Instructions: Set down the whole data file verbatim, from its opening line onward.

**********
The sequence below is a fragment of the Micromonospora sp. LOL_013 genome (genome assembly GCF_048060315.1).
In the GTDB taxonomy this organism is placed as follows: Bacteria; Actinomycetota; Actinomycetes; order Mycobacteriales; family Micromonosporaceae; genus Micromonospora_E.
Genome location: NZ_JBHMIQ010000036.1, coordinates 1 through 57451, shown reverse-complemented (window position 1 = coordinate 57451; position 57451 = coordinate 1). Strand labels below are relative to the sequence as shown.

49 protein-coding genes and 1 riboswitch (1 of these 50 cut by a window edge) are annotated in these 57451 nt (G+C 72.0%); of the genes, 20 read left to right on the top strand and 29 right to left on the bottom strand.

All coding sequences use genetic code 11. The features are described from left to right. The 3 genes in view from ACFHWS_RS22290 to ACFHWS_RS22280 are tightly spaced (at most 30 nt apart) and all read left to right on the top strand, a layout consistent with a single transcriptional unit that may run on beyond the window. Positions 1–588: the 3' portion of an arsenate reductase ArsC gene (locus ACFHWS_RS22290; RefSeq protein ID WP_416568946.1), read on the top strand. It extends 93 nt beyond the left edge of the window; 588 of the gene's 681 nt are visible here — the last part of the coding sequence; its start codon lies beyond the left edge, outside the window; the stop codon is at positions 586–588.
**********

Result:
The sequence below is a fragment of the Micromonospora sp. LOL_013 genome (genome assembly GCF_048060315.1).
In the GTDB taxonomy this organism is placed as follows: Bacteria; Actinomycetota; Actinomycetes; order Mycobacteriales; family Micromonosporaceae; genus Micromonospora_E.
Genome location: NZ_JBHMIQ010000036.1, coordinates 1 through 57451, shown reverse-complemented (window position 1 = coordinate 57451; position 57451 = coordinate 1). Strand labels below are relative to the sequence as shown.

49 protein-coding genes and 1 riboswitch (1 of these 50 cut by a window edge) are annotated in these 57451 nt (G+C 72.0%); of the genes, 20 read left to right on the top strand and 29 right to left on the bottom strand.

All coding sequences use genetic code 11. The features are described from left to right. The 3 genes in view from ACFHWS_RS22290 to ACFHWS_RS22280 are tightly spaced (at most 30 nt apart) and all read left to right on the top strand, a layout consistent with a single transcriptional unit that may run on beyond the window. Positions 1–588: the 3' portion of an arsenate reductase ArsC gene (locus ACFHWS_RS22290; RefSeq protein ID WP_416568946.1), read on the top strand. It extends 93 nt beyond the left edge of the window; 588 of the gene's 681 nt are visible here — the last part of the coding sequence; its start codon lies beyond the left edge, outside the window; the stop codon is at positions 586–588.